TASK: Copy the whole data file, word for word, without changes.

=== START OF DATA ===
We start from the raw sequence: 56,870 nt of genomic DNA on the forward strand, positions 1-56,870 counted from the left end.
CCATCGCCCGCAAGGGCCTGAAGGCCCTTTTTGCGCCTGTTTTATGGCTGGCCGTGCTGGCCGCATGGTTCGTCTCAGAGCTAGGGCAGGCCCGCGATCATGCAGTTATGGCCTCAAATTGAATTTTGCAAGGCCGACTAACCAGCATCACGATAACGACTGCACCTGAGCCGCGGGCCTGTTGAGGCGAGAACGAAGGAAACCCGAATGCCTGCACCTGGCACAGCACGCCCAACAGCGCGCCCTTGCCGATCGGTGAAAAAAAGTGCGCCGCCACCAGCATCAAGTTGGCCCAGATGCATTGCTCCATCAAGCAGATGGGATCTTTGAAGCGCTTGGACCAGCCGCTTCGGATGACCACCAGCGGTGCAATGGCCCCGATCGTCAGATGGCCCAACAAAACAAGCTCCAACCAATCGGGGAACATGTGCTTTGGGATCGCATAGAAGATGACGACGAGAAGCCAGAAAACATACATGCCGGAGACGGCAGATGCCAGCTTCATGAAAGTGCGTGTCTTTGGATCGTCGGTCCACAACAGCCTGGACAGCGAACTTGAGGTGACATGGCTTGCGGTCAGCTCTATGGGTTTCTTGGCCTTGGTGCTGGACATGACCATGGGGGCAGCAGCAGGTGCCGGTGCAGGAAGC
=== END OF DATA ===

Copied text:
We start from the raw sequence: 56,870 nt of genomic DNA on the forward strand, positions 1-56,870 counted from the left end.
CCATCGCCCGCAAGGGCCTGAAGGCCCTTTTTGCGCCTGTTTTATGGCTGGCCGTGCTGGCCGCATGGTTCGTCTCAGAGCTAGGGCAGGCCCGCGATCATGCAGTTATGGCCTCAAATTGAATTTTGCAAGGCCGACTAACCAGCATCACGATAACGACTGCACCTGAGCCGCGGGCCTGTTGAGGCGAGAACGAAGGAAACCCGAATGCCTGCACCTGGCACAGCACGCCCAACAGCGCGCCCTTGCCGATCGGTGAAAAAAAGTGCGCCGCCACCAGCATCAAGTTGGCCCAGATGCATTGCTCCATCAAGCAGATGGGATCTTTGAAGCGCTTGGACCAGCCGCTTCGGATGACCACCAGCGGTGCAATGGCCCCGATCGTCAGATGGCCCAACAAAACAAGCTCCAACCAATCGGGGAACATGTGCTTTGGGATCGCATAGAAGATGACGACGAGAAGCCAGAAAACATACATGCCGGAGACGGCAGATGCCAGCTTCATGAAAGTGCGTGTCTTTGGATCGTCGGTCCACAACAGCCTGGACAGCGAACTTGAGGTGACATGGCTTGCGGTCAGCTCTATGGGTTTCTTGGCCTTGGTGCTGGACATGACCATGGGGGCAGCAGCAGGTGCCGGTGCAGGAAGC